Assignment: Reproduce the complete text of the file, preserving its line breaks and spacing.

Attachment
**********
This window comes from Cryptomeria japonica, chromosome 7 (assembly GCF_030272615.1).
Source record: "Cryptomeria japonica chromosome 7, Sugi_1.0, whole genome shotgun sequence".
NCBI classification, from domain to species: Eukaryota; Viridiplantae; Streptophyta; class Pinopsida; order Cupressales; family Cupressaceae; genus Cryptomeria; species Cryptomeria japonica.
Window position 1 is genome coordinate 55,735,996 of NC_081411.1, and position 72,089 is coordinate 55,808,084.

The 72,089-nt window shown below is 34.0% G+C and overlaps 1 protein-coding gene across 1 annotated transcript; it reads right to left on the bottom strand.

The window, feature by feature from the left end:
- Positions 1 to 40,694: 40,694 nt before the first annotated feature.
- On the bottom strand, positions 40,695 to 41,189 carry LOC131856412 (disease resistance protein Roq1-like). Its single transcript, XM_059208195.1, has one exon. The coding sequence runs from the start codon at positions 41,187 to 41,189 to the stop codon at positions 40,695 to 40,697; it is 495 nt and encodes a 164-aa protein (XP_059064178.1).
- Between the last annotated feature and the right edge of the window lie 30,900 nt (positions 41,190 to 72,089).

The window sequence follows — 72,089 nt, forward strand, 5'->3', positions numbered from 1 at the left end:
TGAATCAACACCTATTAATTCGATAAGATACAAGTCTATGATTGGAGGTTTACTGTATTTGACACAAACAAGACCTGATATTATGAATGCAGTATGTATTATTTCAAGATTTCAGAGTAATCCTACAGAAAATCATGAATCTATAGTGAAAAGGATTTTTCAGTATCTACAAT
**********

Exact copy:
This window comes from Cryptomeria japonica, chromosome 7 (assembly GCF_030272615.1).
Source record: "Cryptomeria japonica chromosome 7, Sugi_1.0, whole genome shotgun sequence".
NCBI classification, from domain to species: Eukaryota; Viridiplantae; Streptophyta; class Pinopsida; order Cupressales; family Cupressaceae; genus Cryptomeria; species Cryptomeria japonica.
Window position 1 is genome coordinate 55,735,996 of NC_081411.1, and position 72,089 is coordinate 55,808,084.

The 72,089-nt window shown below is 34.0% G+C and overlaps 1 protein-coding gene across 1 annotated transcript; it reads right to left on the bottom strand.

The window, feature by feature from the left end:
- Positions 1 to 40,694: 40,694 nt before the first annotated feature.
- On the bottom strand, positions 40,695 to 41,189 carry LOC131856412 (disease resistance protein Roq1-like). Its single transcript, XM_059208195.1, has one exon. The coding sequence runs from the start codon at positions 41,187 to 41,189 to the stop codon at positions 40,695 to 40,697; it is 495 nt and encodes a 164-aa protein (XP_059064178.1).
- Between the last annotated feature and the right edge of the window lie 30,900 nt (positions 41,190 to 72,089).

The window sequence follows — 72,089 nt, forward strand, 5'->3', positions numbered from 1 at the left end:
TGAATCAACACCTATTAATTCGATAAGATACAAGTCTATGATTGGAGGTTTACTGTATTTGACACAAACAAGACCTGATATTATGAATGCAGTATGTATTATTTCAAGATTTCAGAGTAATCCTACAGAAAATCATGAATCTATAGTGAAAAGGATTTTTCAGTATCTACAAT